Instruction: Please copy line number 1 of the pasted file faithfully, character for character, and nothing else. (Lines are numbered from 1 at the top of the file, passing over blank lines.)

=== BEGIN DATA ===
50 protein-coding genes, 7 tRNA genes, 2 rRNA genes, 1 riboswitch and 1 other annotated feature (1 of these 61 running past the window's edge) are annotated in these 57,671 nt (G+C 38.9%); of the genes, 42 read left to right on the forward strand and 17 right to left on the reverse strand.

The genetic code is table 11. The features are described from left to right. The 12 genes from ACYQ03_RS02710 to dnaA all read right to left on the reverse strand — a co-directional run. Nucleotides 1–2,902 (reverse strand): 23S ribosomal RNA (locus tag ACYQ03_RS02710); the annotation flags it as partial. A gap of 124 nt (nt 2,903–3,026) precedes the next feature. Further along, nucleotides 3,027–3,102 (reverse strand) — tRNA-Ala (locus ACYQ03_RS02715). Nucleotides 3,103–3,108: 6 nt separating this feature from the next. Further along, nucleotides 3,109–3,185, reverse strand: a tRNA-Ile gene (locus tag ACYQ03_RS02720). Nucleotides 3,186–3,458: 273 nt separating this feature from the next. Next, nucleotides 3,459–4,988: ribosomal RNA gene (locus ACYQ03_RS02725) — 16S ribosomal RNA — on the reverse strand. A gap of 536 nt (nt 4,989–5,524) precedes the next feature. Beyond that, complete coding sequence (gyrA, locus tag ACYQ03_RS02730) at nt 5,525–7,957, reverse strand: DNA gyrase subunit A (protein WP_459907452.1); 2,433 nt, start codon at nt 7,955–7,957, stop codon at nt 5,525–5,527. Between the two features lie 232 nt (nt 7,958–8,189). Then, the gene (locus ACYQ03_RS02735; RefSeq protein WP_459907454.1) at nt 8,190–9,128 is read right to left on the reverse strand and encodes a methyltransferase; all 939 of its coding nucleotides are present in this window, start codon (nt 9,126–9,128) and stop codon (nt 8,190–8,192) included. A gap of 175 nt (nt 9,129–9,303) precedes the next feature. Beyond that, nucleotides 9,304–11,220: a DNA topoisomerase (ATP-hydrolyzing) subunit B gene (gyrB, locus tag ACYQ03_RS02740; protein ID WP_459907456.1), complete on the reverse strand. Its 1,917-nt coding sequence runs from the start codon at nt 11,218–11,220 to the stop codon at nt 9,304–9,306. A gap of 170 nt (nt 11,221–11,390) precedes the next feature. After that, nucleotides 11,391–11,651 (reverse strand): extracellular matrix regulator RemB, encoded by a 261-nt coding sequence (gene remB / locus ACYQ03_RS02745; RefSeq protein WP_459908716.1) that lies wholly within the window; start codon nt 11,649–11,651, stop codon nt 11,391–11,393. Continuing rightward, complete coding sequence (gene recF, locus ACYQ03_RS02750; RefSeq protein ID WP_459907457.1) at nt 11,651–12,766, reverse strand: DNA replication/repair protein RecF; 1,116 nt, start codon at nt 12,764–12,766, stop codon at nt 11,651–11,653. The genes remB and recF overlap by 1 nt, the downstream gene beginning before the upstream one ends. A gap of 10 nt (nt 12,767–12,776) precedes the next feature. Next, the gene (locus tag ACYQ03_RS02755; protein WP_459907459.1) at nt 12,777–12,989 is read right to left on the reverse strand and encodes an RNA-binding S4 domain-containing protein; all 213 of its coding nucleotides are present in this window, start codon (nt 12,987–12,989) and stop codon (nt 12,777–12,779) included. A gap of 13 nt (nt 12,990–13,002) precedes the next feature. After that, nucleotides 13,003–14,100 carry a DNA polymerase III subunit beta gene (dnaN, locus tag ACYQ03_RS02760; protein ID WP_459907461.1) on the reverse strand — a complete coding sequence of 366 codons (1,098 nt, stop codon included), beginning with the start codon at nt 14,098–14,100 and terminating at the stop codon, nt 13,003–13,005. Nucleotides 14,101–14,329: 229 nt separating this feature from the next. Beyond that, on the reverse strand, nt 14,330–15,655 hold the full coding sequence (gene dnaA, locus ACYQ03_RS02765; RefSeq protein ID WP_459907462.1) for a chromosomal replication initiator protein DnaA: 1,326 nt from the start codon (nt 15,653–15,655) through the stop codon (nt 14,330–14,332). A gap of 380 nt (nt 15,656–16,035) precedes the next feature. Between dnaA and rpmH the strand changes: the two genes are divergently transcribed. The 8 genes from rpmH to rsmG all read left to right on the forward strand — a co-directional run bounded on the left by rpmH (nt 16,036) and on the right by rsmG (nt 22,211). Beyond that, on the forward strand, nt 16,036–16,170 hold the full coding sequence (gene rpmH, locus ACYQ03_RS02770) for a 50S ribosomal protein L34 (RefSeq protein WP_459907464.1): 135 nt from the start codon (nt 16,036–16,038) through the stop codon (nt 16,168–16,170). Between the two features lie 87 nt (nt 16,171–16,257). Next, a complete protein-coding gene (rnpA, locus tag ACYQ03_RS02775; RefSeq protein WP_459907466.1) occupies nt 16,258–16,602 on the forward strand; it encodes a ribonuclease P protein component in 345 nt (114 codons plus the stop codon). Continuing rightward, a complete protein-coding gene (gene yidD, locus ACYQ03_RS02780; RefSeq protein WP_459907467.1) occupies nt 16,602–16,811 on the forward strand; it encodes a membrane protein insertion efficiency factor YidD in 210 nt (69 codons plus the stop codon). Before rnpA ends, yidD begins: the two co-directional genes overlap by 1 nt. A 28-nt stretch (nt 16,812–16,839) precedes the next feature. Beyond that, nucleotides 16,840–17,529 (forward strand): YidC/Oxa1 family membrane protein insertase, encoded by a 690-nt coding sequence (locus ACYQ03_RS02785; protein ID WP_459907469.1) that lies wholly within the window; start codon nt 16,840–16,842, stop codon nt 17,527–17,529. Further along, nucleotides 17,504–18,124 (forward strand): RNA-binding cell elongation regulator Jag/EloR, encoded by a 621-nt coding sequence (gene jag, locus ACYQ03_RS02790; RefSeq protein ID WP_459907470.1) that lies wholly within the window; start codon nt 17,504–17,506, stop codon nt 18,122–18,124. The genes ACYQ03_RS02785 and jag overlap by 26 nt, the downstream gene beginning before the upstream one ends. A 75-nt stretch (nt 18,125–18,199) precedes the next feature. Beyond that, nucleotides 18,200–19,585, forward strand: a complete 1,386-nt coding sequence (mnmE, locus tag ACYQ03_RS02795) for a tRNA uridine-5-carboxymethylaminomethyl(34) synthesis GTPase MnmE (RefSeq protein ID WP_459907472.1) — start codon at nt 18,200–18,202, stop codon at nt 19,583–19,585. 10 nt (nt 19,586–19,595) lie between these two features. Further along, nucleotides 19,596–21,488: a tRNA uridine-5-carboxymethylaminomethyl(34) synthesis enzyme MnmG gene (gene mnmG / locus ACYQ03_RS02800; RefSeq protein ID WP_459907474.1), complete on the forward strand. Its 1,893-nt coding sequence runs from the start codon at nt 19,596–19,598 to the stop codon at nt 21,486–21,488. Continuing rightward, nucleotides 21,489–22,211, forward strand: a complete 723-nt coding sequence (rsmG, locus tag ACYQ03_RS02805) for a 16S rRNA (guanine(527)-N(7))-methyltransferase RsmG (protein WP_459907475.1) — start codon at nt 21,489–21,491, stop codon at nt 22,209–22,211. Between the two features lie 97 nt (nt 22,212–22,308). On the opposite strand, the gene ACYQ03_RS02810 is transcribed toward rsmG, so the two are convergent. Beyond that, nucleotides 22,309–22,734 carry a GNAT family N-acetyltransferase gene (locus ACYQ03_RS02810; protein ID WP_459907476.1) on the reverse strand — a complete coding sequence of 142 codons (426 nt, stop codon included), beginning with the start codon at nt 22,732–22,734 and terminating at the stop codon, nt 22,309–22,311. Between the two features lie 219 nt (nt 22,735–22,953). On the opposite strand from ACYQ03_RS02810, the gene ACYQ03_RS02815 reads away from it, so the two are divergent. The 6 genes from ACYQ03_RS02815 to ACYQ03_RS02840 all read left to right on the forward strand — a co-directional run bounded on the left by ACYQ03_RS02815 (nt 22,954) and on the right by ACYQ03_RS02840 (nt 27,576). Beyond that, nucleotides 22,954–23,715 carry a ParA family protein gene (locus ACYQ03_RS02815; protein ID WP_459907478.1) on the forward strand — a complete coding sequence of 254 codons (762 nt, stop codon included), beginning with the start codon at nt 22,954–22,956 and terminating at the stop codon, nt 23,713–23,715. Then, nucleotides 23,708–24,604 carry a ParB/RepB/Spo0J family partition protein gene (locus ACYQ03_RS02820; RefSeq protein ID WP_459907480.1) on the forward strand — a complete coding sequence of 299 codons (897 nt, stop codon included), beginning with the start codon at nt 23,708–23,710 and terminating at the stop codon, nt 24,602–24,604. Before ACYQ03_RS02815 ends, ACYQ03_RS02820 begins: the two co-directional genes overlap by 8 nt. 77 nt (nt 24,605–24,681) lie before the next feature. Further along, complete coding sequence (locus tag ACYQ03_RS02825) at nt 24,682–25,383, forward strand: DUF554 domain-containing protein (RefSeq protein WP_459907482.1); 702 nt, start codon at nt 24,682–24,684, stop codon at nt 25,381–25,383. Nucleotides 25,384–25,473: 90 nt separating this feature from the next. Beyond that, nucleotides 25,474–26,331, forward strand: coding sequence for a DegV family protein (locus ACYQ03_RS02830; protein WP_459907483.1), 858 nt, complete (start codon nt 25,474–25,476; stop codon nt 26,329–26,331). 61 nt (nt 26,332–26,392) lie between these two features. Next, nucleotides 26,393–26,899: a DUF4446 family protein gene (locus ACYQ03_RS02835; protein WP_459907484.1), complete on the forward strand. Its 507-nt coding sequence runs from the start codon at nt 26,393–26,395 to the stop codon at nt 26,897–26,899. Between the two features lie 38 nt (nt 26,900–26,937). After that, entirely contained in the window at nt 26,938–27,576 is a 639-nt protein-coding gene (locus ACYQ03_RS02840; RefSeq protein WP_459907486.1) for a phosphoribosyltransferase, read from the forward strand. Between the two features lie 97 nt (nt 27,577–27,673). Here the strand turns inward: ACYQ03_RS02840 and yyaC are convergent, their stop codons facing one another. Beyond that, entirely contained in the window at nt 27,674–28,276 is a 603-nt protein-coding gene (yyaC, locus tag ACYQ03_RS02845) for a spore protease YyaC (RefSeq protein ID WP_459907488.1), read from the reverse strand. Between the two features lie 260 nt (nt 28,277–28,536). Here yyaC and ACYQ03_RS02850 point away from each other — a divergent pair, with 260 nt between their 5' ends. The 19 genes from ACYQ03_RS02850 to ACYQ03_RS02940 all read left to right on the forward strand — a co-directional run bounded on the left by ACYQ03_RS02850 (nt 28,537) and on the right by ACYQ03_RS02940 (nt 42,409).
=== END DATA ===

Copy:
50 protein-coding genes, 7 tRNA genes, 2 rRNA genes, 1 riboswitch and 1 other annotated feature (1 of these 61 running past the window's edge) are annotated in these 57,671 nt (G+C 38.9%); of the genes, 42 read left to right on the forward strand and 17 right to left on the reverse strand.